Ilasco quarry workers: In front, Tony Nicosia; L-R: John Sunderlik, Paul Mazzola, John Patrick, Raffaele Zerbonia, Tom Zupan, and Steve Kisel. Photo ca. 1922, courtesy of Virginia Patrick Arthaud.

As directed by Limbean, Moga then used a wooden tamping stick to try to dislodge the dynamite and finish loading the hole while the drilling rig operated close by. Abram Adams, a Romanian blaster at the scene, later testified about the danger posed by the drilling: “I had never known in my experience. . . a drill to work or to be going and operating within fifteen, twenty, or twenty-five feet when the holes were being loaded with dynamite. . . When a drill is operating close by and making one of these holes, it jars the earth and makes a vibration of the ground around the holes.”

For three or four minutes, Moga carefully worked with the tamping stick in an effort to carry out his foreman’s orders. Adams described what happened next: “I was loading dirt when I heard the explosion. I turned my head back. I saw a big fire and the explosion made a light and a big smoke in the air. It blew him to pieces, and for several days we found pieces of his body scattered around.”

Atlas insisted that the explosion, which blew off Moga’s head and arms and sent him into the air about 75 feet, was the likely result of his own carelessness, and that he knew the risks when he accepted the terms of employment. Mary Moga (later Goucan) appealed a decision by Ralls County Circuit Judge Charles T. Hays to ensure the “due protection of property rights” by blocking the case from going before a jury. On appeal, the Missouri Supreme Court remanded the case for trial in the Hannibal Court of Common Pleas, where a jury awarded Goucan $9,000 plus costs in the summer of 1927. Atlas appealed to the state supreme court, but before the case could be heard in 1929, Goucan and Atlas reached a settlement, nine long years after Moga’s death (Andrews, City of Dust, pp. 79-81).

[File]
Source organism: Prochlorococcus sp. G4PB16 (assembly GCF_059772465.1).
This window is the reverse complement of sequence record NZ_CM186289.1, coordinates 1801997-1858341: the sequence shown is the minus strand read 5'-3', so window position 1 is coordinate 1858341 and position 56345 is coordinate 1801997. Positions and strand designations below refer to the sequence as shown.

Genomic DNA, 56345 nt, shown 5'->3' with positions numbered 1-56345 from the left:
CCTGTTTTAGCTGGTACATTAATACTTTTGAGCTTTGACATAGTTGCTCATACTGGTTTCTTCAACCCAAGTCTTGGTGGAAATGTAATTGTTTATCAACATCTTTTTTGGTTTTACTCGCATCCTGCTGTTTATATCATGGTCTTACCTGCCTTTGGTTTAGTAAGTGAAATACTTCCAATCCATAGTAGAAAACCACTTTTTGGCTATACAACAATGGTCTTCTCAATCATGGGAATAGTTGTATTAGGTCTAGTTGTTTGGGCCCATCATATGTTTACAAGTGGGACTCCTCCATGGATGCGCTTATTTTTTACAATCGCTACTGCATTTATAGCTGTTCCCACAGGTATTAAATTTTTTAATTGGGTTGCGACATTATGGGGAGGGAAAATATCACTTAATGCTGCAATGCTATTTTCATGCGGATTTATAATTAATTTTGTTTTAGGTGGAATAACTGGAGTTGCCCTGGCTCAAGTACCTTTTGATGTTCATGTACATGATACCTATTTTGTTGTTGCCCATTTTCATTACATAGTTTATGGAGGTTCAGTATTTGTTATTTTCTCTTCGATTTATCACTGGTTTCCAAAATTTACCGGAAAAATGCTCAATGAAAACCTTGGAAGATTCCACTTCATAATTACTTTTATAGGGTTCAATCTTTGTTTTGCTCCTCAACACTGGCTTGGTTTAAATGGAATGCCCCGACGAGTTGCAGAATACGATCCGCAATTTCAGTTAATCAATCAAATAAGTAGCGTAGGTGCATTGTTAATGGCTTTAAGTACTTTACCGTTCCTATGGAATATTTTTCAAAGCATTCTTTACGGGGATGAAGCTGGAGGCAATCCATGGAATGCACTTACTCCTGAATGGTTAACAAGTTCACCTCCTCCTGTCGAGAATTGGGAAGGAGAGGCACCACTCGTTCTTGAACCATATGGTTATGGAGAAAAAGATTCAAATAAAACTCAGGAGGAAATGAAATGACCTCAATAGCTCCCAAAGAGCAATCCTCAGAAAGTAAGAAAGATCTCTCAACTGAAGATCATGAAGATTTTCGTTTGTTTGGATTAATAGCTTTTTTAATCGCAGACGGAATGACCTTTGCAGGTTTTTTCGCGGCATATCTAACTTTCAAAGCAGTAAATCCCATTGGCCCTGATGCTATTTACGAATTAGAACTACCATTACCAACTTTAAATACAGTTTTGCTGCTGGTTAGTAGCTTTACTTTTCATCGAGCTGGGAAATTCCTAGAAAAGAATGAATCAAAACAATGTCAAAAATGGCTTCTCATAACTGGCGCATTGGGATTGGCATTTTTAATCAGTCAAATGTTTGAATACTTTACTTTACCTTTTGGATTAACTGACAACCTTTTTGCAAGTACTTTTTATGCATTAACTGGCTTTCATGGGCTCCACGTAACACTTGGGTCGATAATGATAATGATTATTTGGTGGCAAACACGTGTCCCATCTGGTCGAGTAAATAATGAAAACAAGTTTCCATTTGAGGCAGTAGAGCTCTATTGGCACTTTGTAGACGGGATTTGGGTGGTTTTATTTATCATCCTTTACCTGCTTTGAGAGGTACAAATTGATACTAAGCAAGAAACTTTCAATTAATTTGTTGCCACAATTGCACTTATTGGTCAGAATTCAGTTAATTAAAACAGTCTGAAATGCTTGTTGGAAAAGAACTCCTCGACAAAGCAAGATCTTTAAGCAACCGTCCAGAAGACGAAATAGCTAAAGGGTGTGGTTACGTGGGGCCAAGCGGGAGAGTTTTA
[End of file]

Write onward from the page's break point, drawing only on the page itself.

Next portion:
3 responses to “Fifty-three Feet Down”

  1. Maria Ordeanu Avatar
    Maria Ordeanu

    Dear Professor Gregg Andrews,
    I just read the moving story of (Ion) John Moga. I remember the more academic story written in your book “The City of Dust”.
    I would like to thank you for your constant emotional approach to poor foreign emigrants, including Romanian workers in Ilasco.
    My grandfather Danil (Dan) Ordean was himself a member of a blasting crew. I think he knew Moga, because they came from two very close places. Lancram and Sebes were only 4 km away, now they are united. (Sebesul Sasesc, meaning the Saxon Sebes, as it was written on his cross in the Marble Creek Cemetery). They both came to the United States and settled in Ilasco in 1903. They both married in 1909, although my grandfather made the trip back home to marry a girl from Lancram. She first agreed to go with him to the United States, although she was frightened by the long journey and the crossing of “that great water”. She postponed the trip because they had their first child and then the Titanic sank. The tragic event deeply impressed the people around them, as almost every family had at least one member in the United States, and many others were prepared to take the risk of going to “America,” as they say. As for my grandmother, she decided never to travel to the United States. So, my grandfather returned to Ilasco alone, hoping to stay for a shorter period of time. But World War I broke out and the journey back home was no longer possible. He was not in a process of naturalization, so it was drafted and watched.